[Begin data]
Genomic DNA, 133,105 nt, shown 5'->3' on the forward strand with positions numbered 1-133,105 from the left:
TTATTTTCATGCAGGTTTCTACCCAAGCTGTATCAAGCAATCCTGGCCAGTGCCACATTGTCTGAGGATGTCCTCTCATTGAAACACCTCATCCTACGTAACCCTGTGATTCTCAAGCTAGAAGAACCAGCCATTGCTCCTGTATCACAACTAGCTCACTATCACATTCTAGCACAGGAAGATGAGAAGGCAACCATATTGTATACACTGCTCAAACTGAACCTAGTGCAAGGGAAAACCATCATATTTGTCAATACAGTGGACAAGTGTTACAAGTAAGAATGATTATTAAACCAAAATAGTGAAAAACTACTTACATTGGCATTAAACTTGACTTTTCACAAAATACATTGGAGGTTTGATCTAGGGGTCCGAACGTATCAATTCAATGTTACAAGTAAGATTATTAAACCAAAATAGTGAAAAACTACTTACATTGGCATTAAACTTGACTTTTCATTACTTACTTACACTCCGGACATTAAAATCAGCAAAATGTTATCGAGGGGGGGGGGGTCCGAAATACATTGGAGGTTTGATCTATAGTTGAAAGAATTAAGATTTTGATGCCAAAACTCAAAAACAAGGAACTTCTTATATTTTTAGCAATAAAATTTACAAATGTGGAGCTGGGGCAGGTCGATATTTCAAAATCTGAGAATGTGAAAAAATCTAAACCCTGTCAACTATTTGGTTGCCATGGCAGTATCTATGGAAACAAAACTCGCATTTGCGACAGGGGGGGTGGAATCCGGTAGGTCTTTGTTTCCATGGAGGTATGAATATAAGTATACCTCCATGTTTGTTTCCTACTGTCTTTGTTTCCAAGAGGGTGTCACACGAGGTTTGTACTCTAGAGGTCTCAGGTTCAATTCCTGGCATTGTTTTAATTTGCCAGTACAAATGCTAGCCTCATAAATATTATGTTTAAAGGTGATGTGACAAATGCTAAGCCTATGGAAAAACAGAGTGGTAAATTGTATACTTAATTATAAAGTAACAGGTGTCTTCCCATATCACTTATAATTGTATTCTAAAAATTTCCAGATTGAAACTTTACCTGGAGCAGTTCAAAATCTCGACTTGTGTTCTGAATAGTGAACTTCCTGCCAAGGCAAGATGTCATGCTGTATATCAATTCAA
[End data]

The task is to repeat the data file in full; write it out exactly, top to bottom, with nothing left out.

Genomic DNA, 133,105 nt, shown 5'->3' on the forward strand with positions numbered 1-133,105 from the left:
TTATTTTCATGCAGGTTTCTACCCAAGCTGTATCAAGCAATCCTGGCCAGTGCCACATTGTCTGAGGATGTCCTCTCATTGAAACACCTCATCCTACGTAACCCTGTGATTCTCAAGCTAGAAGAACCAGCCATTGCTCCTGTATCACAACTAGCTCACTATCACATTCTAGCACAGGAAGATGAGAAGGCAACCATATTGTATACACTGCTCAAACTGAACCTAGTGCAAGGGAAAACCATCATATTTGTCAATACAGTGGACAAGTGTTACAAGTAAGAATGATTATTAAACCAAAATAGTGAAAAACTACTTACATTGGCATTAAACTTGACTTTTCACAAAATACATTGGAGGTTTGATCTAGGGGTCCGAACGTATCAATTCAATGTTACAAGTAAGATTATTAAACCAAAATAGTGAAAAACTACTTACATTGGCATTAAACTTGACTTTTCATTACTTACTTACACTCCGGACATTAAAATCAGCAAAATGTTATCGAGGGGGGGGGGGTCCGAAATACATTGGAGGTTTGATCTATAGTTGAAAGAATTAAGATTTTGATGCCAAAACTCAAAAACAAGGAACTTCTTATATTTTTAGCAATAAAATTTACAAATGTGGAGCTGGGGCAGGTCGATATTTCAAAATCTGAGAATGTGAAAAAATCTAAACCCTGTCAACTATTTGGTTGCCATGGCAGTATCTATGGAAACAAAACTCGCATTTGCGACAGGGGGGGTGGAATCCGGTAGGTCTTTGTTTCCATGGAGGTATGAATATAAGTATACCTCCATGTTTGTTTCCTACTGTCTTTGTTTCCAAGAGGGTGTCACACGAGGTTTGTACTCTAGAGGTCTCAGGTTCAATTCCTGGCATTGTTTTAATTTGCCAGTACAAATGCTAGCCTCATAAATATTATGTTTAAAGGTGATGTGACAAATGCTAAGCCTATGGAAAAACAGAGTGGTAAATTGTATACTTAATTATAAAGTAACAGGTGTCTTCCCATATCACTTATAATTGTATTCTAAAAATTTCCAGATTGAAACTTTACCTGGAGCAGTTCAAAATCTCGACTTGTGTTCTGAATAGTGAACTTCCTGCCAAGGCAAGATGTCATGCTGTATATCAATTCAA